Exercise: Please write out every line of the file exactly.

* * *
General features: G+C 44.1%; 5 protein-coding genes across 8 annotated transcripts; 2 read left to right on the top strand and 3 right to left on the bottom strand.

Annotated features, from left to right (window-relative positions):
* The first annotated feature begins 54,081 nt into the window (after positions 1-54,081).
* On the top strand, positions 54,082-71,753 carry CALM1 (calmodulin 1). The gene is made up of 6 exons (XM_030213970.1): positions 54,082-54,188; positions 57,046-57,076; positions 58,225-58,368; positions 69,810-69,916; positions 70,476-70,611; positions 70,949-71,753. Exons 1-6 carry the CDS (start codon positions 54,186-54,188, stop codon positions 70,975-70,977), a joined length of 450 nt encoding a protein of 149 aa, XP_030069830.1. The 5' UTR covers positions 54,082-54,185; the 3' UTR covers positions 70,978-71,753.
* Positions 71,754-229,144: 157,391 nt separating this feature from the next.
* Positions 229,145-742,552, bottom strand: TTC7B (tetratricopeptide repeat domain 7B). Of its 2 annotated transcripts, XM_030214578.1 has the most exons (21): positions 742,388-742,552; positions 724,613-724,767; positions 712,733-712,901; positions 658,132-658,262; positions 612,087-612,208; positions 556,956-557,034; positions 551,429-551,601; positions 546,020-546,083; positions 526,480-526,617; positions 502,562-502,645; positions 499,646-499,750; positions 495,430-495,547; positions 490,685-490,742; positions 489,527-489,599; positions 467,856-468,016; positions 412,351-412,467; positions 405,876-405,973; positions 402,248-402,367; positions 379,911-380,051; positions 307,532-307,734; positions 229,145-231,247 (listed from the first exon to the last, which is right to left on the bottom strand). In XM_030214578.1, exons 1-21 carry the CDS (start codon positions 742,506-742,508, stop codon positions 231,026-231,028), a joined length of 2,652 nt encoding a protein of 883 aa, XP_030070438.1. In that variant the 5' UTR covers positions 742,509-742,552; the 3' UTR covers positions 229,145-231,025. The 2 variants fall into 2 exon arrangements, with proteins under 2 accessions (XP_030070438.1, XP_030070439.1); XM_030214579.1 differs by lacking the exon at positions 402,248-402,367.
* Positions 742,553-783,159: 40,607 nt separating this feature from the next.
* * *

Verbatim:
General features: G+C 44.1%; 5 protein-coding genes across 8 annotated transcripts; 2 read left to right on the top strand and 3 right to left on the bottom strand.

Annotated features, from left to right (window-relative positions):
* The first annotated feature begins 54,081 nt into the window (after positions 1-54,081).
* On the top strand, positions 54,082-71,753 carry CALM1 (calmodulin 1). The gene is made up of 6 exons (XM_030213970.1): positions 54,082-54,188; positions 57,046-57,076; positions 58,225-58,368; positions 69,810-69,916; positions 70,476-70,611; positions 70,949-71,753. Exons 1-6 carry the CDS (start codon positions 54,186-54,188, stop codon positions 70,975-70,977), a joined length of 450 nt encoding a protein of 149 aa, XP_030069830.1. The 5' UTR covers positions 54,082-54,185; the 3' UTR covers positions 70,978-71,753.
* Positions 71,754-229,144: 157,391 nt separating this feature from the next.
* Positions 229,145-742,552, bottom strand: TTC7B (tetratricopeptide repeat domain 7B). Of its 2 annotated transcripts, XM_030214578.1 has the most exons (21): positions 742,388-742,552; positions 724,613-724,767; positions 712,733-712,901; positions 658,132-658,262; positions 612,087-612,208; positions 556,956-557,034; positions 551,429-551,601; positions 546,020-546,083; positions 526,480-526,617; positions 502,562-502,645; positions 499,646-499,750; positions 495,430-495,547; positions 490,685-490,742; positions 489,527-489,599; positions 467,856-468,016; positions 412,351-412,467; positions 405,876-405,973; positions 402,248-402,367; positions 379,911-380,051; positions 307,532-307,734; positions 229,145-231,247 (listed from the first exon to the last, which is right to left on the bottom strand). In XM_030214578.1, exons 1-21 carry the CDS (start codon positions 742,506-742,508, stop codon positions 231,026-231,028), a joined length of 2,652 nt encoding a protein of 883 aa, XP_030070438.1. In that variant the 5' UTR covers positions 742,509-742,552; the 3' UTR covers positions 229,145-231,025. The 2 variants fall into 2 exon arrangements, with proteins under 2 accessions (XP_030070438.1, XP_030070439.1); XM_030214579.1 differs by lacking the exon at positions 402,248-402,367.
* Positions 742,553-783,159: 40,607 nt separating this feature from the next.